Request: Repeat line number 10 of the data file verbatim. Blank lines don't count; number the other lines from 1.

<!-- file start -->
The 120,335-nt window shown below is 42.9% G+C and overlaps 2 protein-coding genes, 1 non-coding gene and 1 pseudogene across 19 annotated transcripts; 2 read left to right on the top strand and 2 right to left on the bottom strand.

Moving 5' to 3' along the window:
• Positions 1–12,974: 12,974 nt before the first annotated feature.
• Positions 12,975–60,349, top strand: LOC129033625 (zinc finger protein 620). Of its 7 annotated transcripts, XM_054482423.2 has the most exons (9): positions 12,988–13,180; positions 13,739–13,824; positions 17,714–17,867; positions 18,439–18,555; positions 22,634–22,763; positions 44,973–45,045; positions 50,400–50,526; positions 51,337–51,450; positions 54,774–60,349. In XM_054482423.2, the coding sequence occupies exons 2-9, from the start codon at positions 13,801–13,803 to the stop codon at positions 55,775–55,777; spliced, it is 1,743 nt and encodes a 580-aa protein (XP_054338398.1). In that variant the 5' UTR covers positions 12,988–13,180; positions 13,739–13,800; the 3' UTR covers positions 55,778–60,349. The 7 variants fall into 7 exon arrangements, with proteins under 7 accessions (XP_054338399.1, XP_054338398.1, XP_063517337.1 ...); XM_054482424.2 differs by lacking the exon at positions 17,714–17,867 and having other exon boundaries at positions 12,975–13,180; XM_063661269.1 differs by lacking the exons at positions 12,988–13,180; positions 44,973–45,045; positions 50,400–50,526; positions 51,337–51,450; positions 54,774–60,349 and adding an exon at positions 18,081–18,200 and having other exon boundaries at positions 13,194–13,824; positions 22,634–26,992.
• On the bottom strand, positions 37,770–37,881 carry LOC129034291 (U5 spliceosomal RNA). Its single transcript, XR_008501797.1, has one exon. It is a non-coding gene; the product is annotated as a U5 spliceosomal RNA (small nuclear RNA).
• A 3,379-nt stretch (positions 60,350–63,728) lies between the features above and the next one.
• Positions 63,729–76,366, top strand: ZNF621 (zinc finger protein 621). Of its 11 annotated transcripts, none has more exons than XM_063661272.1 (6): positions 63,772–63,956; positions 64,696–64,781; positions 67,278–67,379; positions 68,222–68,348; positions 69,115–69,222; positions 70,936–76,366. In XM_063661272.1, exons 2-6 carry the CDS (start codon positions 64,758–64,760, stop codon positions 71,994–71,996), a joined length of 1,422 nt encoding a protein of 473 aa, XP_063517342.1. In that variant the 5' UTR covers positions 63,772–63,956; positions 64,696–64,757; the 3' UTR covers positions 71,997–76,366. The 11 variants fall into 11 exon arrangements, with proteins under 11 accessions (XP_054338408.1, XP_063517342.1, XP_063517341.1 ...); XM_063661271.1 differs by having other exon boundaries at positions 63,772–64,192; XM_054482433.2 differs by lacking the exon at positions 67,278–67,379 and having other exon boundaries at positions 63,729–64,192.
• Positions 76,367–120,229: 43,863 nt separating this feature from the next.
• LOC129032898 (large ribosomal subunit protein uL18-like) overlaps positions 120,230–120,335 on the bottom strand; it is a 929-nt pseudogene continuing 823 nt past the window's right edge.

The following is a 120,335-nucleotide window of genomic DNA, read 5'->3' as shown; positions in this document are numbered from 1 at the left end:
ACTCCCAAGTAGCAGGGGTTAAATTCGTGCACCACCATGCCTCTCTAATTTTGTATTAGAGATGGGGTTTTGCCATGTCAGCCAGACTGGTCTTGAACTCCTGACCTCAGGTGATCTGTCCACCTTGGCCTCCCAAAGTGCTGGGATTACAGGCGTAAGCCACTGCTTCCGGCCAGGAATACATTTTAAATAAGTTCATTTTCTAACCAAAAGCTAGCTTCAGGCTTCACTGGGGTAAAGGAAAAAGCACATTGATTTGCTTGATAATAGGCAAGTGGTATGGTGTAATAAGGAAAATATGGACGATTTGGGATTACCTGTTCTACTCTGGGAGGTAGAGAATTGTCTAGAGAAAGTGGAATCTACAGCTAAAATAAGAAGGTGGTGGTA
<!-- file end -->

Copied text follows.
The following is a 120,335-nucleotide window of genomic DNA, read 5'->3' as shown; positions in this document are numbered from 1 at the left end: